JUUL’s nicotine e-cigarettes were a major consideration at the Tuesday, April 12 meeting of the Greenbrier County School Board.
Board Vice Chair Mary Humphreys moved to approve a resolution declaring JUUL’s e-cigarettes a “public nuisance” to students and schools. The Board of Directors unanimously approved it after receiving information in the executive session.
“We are very, very concerned in Greenbrier County about what is happening with the vaping situation with our students,” council chairwoman Jeanie Wyatt said. “We reach many, many counties in the state of West Virginia. Hopefully all 55 counties will support this. I do not know if [the public] realizes what we have faced in the situation in our schools and have been disrupted. It’s very scary. I hope we can get help for this, educate our students and fight this epidemic that is plaguing our schools.
As the Centers for Disease Control explain, “e-cigarettes are electronic devices that heat a liquid and produce an aerosol, or mixture of small particles in the air. … The use of electronic cigarettes is dangerous for children, teenagers and young adults. Most electronic cigarettes contain nicotine. Nicotine is highly addictive and can harm teenage brain development, which continues into the early to mid-twenties. Electronic cigarettes may contain other harmful substances in addition to nicotine.
JUUL is a major maker of e-cigarettes and has recently come under scrutiny for its marketing practices.
“The Greenbrier County School Board has received information indicating that JUUL violated federal laws and regulations by engaging in deceptive practices in the design and promotion of products intended for teens and teens,” reads the statement. resolution. “Based on information and belief, JUUL has engaged in deceptive practices in the design and promotion of its products to be appealing to children. Everything related to product design, from its size and appearance, the unique chemical formulation of nicotine and flavor, and aggressive social media promotion, was aimed at teens and teens.The ride of JUUL exposed a new generation of children to levels record nicotine addiction Local communities are being impacted and incurring a myriad of costs in order to combat and prevent the youth vaping epidemic The Greenbrier County School Board is now faced with the challenge of how to remedy the situation.
This statement recognizes the school board’s costs in creating prevention programs for local students. This is to combat the current demand for these products, allegedly fueled by the commercialization of the company itself created.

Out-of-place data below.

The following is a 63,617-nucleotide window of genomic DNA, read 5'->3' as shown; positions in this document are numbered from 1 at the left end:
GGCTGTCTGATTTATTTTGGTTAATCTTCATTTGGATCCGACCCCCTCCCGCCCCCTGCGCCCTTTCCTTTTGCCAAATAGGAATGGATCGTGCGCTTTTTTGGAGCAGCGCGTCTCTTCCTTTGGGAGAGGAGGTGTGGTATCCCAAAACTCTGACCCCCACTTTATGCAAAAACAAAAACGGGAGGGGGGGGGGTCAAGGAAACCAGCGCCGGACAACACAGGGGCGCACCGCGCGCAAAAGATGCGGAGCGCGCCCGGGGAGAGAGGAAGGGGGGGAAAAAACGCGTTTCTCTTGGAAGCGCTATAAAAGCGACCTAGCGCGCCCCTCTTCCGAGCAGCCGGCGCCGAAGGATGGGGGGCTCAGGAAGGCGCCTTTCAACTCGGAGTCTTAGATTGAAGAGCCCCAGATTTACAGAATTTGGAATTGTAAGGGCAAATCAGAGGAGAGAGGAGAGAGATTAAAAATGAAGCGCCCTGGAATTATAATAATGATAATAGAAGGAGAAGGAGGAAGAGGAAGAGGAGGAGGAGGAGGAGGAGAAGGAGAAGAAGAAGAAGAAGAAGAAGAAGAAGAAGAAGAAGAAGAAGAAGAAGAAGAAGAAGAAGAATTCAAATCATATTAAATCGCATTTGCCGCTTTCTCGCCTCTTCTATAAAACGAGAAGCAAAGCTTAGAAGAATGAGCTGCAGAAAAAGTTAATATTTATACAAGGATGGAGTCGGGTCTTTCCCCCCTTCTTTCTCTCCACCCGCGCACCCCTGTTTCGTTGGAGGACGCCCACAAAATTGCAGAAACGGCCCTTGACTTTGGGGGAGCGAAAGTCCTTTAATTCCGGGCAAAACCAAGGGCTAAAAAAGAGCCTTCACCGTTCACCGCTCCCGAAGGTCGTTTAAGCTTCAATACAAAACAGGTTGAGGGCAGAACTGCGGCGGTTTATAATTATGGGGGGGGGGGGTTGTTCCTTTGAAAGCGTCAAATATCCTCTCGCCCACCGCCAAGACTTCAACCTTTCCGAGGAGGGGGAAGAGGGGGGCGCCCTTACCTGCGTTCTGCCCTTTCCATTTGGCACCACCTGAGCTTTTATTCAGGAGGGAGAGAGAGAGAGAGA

“The Greenbrier County School Board has spent, is spending and will in the future spend county public funds to respond to the serious public health and safety crisis involving nicotine abuse addiction and morbidity in the county. of Greenbrier,” reads the resolution.
According to the resolution, vaping use increased significantly in several ways between 2017 and 2019:
– E-cigarette use by high school students doubled from 11.7% to 27.5%.
– There are 5.2 million children who used electronic cigarettes in 2019, an increase of more than three million in just two years.
– Nearly one in three, 35.7%, of West Virginia high school students report currently using electronic vaping products, an increase of 150%.
– More than 60% of West Virginia high school students, 62.4%, said they had tried steam electronics, compared to 44.4%.
– Many students noting frequent use of vaping products, more than 20 days per month, increased from 3.1% to 16.7%.
Wyatt also noted “so many of our students buy them locally and they’re underage. Every time we have [a vape pen] involved in a deportation hearing, we ask the child where he got it. It’s a very sad thing, and our police are doing their best to try to stop it, but it looks more like candy to these students than something they think will hurt them.
The statement also follows the Greenbrier County Commission’s lawsuit against vaping maker JUUL. In November 2021, attorney Rusty Webb of the Webb Law Center in Charleston approached the Greenbrier County Commission with a request for disclosure and for the county to join a lawsuit against the manufacturers of nicotine vape pens. .
“You’re all part of the opioid case — I know that because I represent all 45 counties and cities in West Virginia and meet regularly with your attorneys,” Webb said. “This JUUL lawsuit takes the exact same theory that we use opioid cases, public nuisance, and applies it to the [second] epidemic that is now vaping in West Virginia, primarily among teens and young adults. What we’re going to do is apply the same law that we apply in the opioid cases to sue JUUL, which has been done across the country, mostly by school boards.
For more on the county’s lawsuit, see “JUUL’s Nicotine E-Cigarettes Declared a Public Nuisance in Greenbrier” at wvdn.com/23054/.
In other cases:
– An audit report has been approved by the board. Chief School Affairs Officer David McClure noted that the results show no incidents of non-compliance and that the school system was a “low-risk audited entity”.
–Right of way for the new turn lane in front of Lewisburg Elementary School has been granted to the West Virginia Division of Highways.
– A new social studies textbook has been approved for primary school students.
– New policies will be available for comment for 30 days on greenbriercountyschools.org.